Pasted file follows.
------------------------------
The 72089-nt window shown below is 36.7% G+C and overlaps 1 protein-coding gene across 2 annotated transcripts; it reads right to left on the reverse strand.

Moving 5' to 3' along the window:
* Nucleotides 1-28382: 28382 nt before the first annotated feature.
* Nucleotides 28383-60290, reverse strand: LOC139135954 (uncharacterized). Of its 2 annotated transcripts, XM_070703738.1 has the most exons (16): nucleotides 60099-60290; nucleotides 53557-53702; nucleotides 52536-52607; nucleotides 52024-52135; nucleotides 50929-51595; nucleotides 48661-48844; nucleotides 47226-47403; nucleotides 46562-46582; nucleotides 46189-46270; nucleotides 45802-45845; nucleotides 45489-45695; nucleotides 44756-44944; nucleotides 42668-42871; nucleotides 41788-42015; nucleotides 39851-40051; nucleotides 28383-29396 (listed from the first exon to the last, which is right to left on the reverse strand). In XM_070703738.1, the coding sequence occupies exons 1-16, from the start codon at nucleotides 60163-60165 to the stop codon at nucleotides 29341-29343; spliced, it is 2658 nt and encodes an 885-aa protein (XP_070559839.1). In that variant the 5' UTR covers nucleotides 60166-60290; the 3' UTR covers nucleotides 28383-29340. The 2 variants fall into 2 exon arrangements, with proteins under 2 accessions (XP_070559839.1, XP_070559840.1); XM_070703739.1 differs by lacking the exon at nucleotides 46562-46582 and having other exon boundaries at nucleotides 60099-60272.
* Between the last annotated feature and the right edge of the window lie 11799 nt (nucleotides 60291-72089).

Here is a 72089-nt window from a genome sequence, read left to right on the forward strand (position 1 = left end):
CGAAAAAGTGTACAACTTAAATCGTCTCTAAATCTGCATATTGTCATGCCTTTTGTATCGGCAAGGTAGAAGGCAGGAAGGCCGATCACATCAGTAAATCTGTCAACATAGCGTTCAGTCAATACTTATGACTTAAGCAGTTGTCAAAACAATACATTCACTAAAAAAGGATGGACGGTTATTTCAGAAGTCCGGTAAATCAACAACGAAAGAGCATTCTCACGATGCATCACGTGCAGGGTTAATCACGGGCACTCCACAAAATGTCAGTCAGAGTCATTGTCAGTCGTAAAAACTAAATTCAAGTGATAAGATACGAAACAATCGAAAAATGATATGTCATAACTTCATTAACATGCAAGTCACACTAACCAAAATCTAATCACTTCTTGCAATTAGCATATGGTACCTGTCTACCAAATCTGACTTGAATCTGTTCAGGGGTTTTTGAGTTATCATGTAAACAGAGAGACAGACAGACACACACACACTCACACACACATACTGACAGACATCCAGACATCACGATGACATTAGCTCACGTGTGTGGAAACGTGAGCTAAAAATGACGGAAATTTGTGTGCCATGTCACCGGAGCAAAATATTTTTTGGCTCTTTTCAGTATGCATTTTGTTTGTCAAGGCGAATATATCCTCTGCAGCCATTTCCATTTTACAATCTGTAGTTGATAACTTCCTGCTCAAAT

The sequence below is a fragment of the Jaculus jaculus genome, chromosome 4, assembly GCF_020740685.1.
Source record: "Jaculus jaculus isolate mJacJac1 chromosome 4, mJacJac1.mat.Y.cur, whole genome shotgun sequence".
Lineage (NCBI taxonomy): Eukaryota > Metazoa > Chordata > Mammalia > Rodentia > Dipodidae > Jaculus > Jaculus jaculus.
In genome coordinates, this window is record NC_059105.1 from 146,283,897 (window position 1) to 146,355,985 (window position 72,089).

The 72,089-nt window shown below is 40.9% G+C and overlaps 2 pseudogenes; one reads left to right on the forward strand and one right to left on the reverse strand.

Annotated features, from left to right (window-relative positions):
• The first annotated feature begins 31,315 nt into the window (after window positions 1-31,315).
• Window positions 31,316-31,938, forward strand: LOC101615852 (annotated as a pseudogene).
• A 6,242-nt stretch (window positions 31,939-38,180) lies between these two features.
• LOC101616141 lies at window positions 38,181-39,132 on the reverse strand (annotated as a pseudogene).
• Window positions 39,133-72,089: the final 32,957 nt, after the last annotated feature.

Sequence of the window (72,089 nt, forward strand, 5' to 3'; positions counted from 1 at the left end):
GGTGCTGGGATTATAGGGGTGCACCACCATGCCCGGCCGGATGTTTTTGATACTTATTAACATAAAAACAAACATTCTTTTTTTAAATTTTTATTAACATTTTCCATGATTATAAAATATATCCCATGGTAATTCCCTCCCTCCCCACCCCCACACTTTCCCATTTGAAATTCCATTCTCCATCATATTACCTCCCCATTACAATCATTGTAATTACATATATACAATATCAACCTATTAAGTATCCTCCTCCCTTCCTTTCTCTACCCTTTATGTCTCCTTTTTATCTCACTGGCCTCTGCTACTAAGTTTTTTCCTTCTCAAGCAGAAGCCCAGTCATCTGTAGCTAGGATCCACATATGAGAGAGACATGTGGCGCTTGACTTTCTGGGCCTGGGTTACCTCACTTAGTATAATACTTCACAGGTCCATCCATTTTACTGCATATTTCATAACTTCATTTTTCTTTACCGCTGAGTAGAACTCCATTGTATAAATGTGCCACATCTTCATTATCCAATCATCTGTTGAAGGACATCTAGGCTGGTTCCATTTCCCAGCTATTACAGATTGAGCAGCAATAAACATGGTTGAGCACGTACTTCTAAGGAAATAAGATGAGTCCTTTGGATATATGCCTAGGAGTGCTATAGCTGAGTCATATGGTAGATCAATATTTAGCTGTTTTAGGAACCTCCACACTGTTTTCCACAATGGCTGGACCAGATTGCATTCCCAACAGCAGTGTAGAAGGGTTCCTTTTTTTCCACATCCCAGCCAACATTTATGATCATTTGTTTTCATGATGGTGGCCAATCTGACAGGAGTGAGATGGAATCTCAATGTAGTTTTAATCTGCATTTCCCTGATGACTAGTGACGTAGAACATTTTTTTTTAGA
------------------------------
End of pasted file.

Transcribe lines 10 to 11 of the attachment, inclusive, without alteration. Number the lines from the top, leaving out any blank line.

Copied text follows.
Lineage (NCBI taxonomy): Eukaryota > Metazoa > Chordata > Mammalia > Rodentia > Dipodidae > Jaculus > Jaculus jaculus.
In genome coordinates, this window is record NC_059105.1 from 146,283,897 (window position 1) to 146,355,985 (window position 72,089).